San Francisco Renaissance Voices (SFRV) has established a reputation for exploring and performing compositions from the Renaissance and related periods that depart from the traditional (or, if your prefer, academic) European canon. Next month they will begin their tenth season, and that reputation is as adventurous as ever. The title for the 2013–14 season is Kol Israel: The Voice of Judaism in Early Music. The season has been prepared with ethnomusicological consulting provided by Rabbi Reuben Zellman, currently completing a Master of Music degree at San Francisco State University in the area of early music and Jewish choral repertoire. Zellman is a regular member of SFRV, last seen performing in The Play of Daniel this past June, as well as providing a highly informative pre-concert talk.
The dates for the San Francisco performances will be as follows:
September 28, 8 p.m.: This concert will take place the day after the Jewish celebration of Simchat Torah, the inspiration for part of the title of the performance, Music of the Final Judgment & Rejoicing in the Torah. This is the final holiday in what are known as the High Holy Days at the beginning of the Jewish year. The first part of the program’s title refers to the fact that this is the time when the name of every Jew is entered in one of three books as wicked, righteous, or not yet classified. (Presumably Dante Alighieri knew about this aspect of Judaism.) At the conclusion of the High Holy Days, the scroll of the Torah, the first five books of the Old Testament, is rewound; so the weekly practice of reading those five books from beginning to end can take place as part of the religious practices of the new year. Traditionally, Simchat Torah is an ecstatic celebration, which includes dancing with the scrolls and ceremonial readings from the very end of Deuteronomy and the very beginning of Genesis. The music for this program will include rarely-heard cantatas and motets for the season from both the seventeenth and eighteenth centuries. There will also be performances by Diana Rowan on a Celtic harp, and Zellman will give a pre-concert talk 45 minutes before the performance.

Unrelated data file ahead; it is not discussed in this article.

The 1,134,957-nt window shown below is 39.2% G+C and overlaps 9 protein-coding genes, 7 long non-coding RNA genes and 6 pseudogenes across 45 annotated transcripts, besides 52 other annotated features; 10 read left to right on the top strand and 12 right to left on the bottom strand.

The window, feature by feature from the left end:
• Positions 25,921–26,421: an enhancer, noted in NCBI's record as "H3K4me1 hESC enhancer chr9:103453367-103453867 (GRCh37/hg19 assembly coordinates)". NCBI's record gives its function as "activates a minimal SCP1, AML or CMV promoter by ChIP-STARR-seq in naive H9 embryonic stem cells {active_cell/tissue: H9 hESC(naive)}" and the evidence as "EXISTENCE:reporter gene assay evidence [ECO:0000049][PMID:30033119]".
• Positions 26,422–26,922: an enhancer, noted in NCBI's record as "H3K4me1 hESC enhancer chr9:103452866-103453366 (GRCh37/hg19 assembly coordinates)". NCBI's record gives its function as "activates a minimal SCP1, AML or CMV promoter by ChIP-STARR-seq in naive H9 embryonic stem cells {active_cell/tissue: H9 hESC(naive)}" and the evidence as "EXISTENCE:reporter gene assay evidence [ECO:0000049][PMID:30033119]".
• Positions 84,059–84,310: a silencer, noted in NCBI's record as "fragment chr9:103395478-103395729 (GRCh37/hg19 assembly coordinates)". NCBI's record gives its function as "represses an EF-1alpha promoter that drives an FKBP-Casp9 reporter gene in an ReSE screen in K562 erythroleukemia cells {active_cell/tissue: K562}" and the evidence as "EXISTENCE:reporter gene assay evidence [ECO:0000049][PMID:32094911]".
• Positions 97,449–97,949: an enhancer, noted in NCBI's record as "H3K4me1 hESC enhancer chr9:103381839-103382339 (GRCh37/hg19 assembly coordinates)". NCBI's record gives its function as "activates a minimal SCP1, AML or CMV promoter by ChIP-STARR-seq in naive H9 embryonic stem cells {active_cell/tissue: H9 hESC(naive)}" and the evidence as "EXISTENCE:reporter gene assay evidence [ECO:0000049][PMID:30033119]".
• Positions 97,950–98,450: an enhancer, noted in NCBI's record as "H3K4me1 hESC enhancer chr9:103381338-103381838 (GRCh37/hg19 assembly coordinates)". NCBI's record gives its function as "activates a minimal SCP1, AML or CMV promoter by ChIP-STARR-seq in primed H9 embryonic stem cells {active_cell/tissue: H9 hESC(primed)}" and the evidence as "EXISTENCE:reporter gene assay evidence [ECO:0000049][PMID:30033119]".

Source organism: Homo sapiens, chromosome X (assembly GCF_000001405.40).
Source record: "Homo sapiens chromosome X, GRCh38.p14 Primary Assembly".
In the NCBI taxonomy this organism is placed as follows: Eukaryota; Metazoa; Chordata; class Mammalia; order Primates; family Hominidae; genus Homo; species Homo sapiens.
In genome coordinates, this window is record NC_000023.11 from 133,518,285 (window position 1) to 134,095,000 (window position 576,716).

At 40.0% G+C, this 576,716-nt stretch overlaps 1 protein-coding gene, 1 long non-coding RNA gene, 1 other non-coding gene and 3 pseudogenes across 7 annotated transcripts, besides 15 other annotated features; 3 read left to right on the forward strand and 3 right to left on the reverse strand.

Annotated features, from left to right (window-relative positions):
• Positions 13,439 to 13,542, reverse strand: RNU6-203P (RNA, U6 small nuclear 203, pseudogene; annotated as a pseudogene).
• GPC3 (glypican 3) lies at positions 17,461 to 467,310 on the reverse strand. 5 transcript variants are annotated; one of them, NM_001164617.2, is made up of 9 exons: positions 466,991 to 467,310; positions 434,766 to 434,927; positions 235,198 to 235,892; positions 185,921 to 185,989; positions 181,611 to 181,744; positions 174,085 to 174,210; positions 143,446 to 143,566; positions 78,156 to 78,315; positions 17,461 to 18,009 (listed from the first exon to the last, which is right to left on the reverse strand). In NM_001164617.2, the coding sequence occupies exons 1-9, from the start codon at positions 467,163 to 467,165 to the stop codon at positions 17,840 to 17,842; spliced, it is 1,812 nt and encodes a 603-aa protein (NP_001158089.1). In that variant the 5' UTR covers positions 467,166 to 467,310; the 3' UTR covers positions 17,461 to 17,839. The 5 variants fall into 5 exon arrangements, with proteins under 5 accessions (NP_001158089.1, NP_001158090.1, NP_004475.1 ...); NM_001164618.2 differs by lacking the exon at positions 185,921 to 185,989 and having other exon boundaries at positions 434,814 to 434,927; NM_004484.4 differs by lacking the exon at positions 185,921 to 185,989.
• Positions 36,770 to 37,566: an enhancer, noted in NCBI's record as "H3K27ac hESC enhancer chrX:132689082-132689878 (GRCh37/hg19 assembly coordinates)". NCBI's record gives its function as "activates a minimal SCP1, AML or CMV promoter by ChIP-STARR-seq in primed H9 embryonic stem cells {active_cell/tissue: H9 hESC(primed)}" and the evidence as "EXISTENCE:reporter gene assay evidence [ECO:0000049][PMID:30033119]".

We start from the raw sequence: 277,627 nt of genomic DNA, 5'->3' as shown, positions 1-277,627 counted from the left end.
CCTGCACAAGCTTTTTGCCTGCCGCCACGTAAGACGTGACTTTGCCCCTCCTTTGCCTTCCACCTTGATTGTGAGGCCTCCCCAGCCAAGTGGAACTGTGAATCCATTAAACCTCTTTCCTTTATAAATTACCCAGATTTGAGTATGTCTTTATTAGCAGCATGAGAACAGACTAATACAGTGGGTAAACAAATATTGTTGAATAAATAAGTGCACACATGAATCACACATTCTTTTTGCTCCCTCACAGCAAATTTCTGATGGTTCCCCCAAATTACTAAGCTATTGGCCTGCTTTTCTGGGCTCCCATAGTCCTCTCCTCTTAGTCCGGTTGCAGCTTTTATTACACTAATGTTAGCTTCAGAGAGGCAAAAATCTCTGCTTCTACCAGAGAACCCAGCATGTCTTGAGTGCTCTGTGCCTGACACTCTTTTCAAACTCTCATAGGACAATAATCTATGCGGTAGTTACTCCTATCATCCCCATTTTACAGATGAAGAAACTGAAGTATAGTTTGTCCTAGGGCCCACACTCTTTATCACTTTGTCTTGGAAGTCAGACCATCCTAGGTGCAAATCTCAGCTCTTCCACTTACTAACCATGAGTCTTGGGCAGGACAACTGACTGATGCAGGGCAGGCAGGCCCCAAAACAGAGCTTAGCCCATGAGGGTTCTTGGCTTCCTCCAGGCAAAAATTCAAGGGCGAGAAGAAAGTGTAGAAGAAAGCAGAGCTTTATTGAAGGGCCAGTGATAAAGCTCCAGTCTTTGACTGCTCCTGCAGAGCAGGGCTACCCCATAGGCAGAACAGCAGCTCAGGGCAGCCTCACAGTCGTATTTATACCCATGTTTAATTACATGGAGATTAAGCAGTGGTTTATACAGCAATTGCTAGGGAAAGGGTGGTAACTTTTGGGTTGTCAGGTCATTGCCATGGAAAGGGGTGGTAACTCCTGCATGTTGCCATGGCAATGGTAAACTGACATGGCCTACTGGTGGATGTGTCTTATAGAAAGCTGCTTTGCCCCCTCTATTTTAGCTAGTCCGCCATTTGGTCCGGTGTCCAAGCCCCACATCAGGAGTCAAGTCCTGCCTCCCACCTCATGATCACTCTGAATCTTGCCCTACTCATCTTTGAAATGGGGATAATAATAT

October 31, 7:30 p.m.: This will be the annual Halloween Fundraiser, which will also include celebrations of the following All Saints’ Day and All Souls’ Day. Admission will be free; but free-will offerings are encouraged. As in the past, the audience will be invited to sing along with SFRV members, this year in a performance of Gabriel Fauré’s setting of the text for the Requiem Mass.
December 21, 7:30 p.m.: This is the annual Family Christmas Concert, which is also a free performance. Once again it will be a traditional Service of Lessons and Carols following the plan that originated in 1918 at King’s College in Cambridge, England. Selections will include holiday pieces performed by SFRV soloists and guest artists, as well as a sing-along for traditional carols. As in the past, the concert will be followed by a festive holiday reception.